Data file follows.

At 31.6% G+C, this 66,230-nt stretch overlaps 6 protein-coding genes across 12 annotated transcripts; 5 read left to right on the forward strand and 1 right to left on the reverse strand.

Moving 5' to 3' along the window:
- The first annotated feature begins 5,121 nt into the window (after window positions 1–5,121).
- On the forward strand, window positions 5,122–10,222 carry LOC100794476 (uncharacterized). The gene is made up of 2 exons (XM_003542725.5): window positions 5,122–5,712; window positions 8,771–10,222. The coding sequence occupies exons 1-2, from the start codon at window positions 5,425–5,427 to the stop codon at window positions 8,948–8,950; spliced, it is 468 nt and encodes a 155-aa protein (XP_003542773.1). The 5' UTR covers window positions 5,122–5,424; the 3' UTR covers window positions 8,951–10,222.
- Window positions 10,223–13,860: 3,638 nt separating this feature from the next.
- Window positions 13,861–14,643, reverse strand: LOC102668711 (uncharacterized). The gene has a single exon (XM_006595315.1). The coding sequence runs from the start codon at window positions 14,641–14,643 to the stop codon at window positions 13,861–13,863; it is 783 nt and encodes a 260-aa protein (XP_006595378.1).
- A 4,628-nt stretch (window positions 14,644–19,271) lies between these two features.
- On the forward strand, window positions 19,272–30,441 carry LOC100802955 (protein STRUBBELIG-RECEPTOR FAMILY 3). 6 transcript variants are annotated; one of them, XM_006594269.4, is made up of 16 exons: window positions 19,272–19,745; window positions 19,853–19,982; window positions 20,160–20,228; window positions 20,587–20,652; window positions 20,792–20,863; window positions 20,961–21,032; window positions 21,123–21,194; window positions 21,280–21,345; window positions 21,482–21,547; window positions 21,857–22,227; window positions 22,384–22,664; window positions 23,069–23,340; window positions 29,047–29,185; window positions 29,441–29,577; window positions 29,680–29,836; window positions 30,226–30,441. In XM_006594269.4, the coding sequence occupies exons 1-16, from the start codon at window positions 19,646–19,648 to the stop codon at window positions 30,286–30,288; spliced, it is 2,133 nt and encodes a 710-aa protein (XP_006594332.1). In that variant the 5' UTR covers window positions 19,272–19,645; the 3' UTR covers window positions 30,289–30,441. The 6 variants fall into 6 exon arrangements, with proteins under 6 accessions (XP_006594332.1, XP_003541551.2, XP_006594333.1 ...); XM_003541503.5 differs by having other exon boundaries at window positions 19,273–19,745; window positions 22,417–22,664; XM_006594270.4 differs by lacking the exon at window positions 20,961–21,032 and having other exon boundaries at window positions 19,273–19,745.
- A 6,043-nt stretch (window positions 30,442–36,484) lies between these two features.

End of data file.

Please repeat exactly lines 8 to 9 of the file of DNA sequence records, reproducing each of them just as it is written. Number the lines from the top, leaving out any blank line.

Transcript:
- On the forward strand, window positions 19,272–30,441 carry LOC100802955 (protein STRUBBELIG-RECEPTOR FAMILY 3). 6 transcript variants are annotated; one of them, XM_006594269.4, is made up of 16 exons: window positions 19,272–19,745; window positions 19,853–19,982; window positions 20,160–20,228; window positions 20,587–20,652; window positions 20,792–20,863; window positions 20,961–21,032; window positions 21,123–21,194; window positions 21,280–21,345; window positions 21,482–21,547; window positions 21,857–22,227; window positions 22,384–22,664; window positions 23,069–23,340; window positions 29,047–29,185; window positions 29,441–29,577; window positions 29,680–29,836; window positions 30,226–30,441. In XM_006594269.4, the coding sequence occupies exons 1-16, from the start codon at window positions 19,646–19,648 to the stop codon at window positions 30,286–30,288; spliced, it is 2,133 nt and encodes a 710-aa protein (XP_006594332.1). In that variant the 5' UTR covers window positions 19,272–19,645; the 3' UTR covers window positions 30,289–30,441. The 6 variants fall into 6 exon arrangements, with proteins under 6 accessions (XP_006594332.1, XP_003541551.2, XP_006594333.1 ...); XM_003541503.5 differs by having other exon boundaries at window positions 19,273–19,745; window positions 22,417–22,664; XM_006594270.4 differs by lacking the exon at window positions 20,961–21,032 and having other exon boundaries at window positions 19,273–19,745.
- A 6,043-nt stretch (window positions 30,442–36,484) lies between these two features.